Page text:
Protect our resources | Inquirer Opinion
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Protect our resources

Protecting our people means protecting our natural resources. We were grimly reminded of this last week, when Zambales fisherfolk revealed that their fish catch from the West Philippine Sea (WPS) has been dwindling.

“Many of my fellow fishermen have been complaining about returning home almost empty-handed after venturing out to sea,” one fisherman told the Inquirer.

His observation was echoed by the Homonhon Environmental Rescue Organization, which noted that our marine resources in the region are being depleted by foreign vessels’ overfishing. The organization cited a report by the National Task Force for West Philippine Sea, stating that as much as 240,000 kilos of fish are illegally taken from the WPS every single day by Chinese fishing vessels. Our country could be facing a fish shortage because of this, the group said.

The dispute over these waters has sparked endless discussions on territory and sovereignty. But every now and then, we are reminded that this is an environmental issue, too. The fishers’ lament highlights that this environmental facet is critical, as it directly impacts communities whose livelihoods and food security depend on aquatic resources. Fish shortage could also ripple in the form of higher fish prices elsewhere.

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The issue is also urgent: Many Filipinos are steadily losing their income and food source right this very moment. And their situation could only get worse the longer our marine resources are left without protection, allowing their exploitation by unchecked foreign actors.

This isn’t the first time we’re hearing of this, either. The years-long standoff over these contested waters has always brought with it the dangers of marine overexploitation.

Scientists even tried to sound the alarm in 2016 in a National Geographic report headlined “One of the World’s Biggest Fisheries Is on the Verge of Collapse.” It pinpointed overfishing as a serious threat to the rich marine ecosystem in the region. According to the report, certain parts of the disputed waters had less than one-tenth of the fish stocks they had six decades ago.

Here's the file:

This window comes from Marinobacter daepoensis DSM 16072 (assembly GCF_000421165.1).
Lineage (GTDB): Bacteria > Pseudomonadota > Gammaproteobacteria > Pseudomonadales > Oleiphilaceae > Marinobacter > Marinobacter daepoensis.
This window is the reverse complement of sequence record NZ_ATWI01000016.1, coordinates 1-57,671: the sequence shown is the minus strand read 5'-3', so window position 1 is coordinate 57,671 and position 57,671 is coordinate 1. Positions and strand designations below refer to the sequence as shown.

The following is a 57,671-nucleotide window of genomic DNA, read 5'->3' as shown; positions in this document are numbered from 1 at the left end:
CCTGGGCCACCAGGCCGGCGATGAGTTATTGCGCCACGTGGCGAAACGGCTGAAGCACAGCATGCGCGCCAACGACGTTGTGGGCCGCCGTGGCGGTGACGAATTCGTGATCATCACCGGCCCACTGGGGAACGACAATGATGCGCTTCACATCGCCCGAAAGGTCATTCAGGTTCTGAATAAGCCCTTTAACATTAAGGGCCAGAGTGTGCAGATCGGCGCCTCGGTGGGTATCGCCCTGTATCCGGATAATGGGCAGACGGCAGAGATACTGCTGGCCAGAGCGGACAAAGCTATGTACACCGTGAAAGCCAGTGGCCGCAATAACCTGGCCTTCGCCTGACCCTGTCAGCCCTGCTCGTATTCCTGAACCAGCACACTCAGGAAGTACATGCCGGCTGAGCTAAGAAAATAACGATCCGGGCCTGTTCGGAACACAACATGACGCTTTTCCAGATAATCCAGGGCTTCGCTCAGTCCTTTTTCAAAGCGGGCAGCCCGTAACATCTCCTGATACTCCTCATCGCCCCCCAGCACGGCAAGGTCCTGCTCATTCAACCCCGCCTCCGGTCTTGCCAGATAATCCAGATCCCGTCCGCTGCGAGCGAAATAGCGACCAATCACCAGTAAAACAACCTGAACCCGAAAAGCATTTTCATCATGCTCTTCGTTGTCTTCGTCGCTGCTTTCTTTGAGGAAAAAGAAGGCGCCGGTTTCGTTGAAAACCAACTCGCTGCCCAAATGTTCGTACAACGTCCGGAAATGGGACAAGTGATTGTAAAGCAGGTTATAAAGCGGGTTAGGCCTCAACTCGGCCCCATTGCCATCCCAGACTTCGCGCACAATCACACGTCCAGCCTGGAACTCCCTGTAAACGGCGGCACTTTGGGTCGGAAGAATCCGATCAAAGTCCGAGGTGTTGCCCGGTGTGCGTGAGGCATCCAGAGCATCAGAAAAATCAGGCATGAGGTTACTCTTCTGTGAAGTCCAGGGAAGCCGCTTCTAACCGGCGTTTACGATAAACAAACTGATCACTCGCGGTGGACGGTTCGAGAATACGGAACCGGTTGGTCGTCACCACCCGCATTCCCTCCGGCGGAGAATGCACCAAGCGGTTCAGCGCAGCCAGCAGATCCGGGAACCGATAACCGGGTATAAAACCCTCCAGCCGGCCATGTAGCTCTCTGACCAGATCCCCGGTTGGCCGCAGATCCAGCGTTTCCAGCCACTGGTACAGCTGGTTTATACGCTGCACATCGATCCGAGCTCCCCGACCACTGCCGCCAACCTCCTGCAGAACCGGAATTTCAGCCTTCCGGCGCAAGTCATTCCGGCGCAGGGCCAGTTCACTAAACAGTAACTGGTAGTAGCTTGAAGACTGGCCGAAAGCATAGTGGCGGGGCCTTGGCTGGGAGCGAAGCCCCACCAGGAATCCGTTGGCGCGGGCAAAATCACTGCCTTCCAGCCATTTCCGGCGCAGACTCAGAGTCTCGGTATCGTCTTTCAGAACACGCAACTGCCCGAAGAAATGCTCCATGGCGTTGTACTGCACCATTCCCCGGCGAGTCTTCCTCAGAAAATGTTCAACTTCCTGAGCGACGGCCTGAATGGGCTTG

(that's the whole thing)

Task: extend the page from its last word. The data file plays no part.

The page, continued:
That report is nearly five years old now, and our fishing communities are clearly suffering the outcomes. Yet our marine resources there remain unprotected and vulnerable.

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This is a wonder because many other places in the Philippines are benefiting from environmental preservation efforts. We have hundreds of marine protected areas (MPAs) all over the country, but key parts of the WPS—such as the Spratly Islands—have yet to be added to the list.

In a marine protected area, human activity is restricted to allow aquatic biodiversity to flourish and help make fisheries sustainable. Just this month, I chanced upon positive updates about corals and fish diversity gradually being restored with the aid of artificial coral gardens in an MPA in Misamis Oriental. Of course, not all MPAs are a success story. Implementation of such programs is still a challenge, and it would be much more complex in the WPS.

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Advocates note that an MPA must be an international cooperation among countries bordering the region, like an international “peace park,” as worded by Prof. John McManus, one of the leading marine ecologists studying the issue.

But while scientists from various nations (such as Vietnam) support this idea, their consensus doesn’t seem to go anywhere. Justice Antonio Carpio noted in his WPS lecture, “Whenever these marine biologists meet, they have an agreement. Whenever diplomats meet, they disagree.”

As of 2019, our National Security Council was “looking into the possibility” of declaring MPAs in parts of the WPS, and also hinted at inviting other countries for “joint marine protected areas.” It’s unclear where this idea has gone since.

What’s clear right now is that ecological preservation is getting relegated to the backseat. But the sea cannot wait—it needs to start healing now. Without urgent protection from domestic or international forces, we will lose what life is left in these waters—and our fisherfolk’s living along with it.

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TAGS: Hyacinth Tagupa, MPA, Resources, West Philippine Sea

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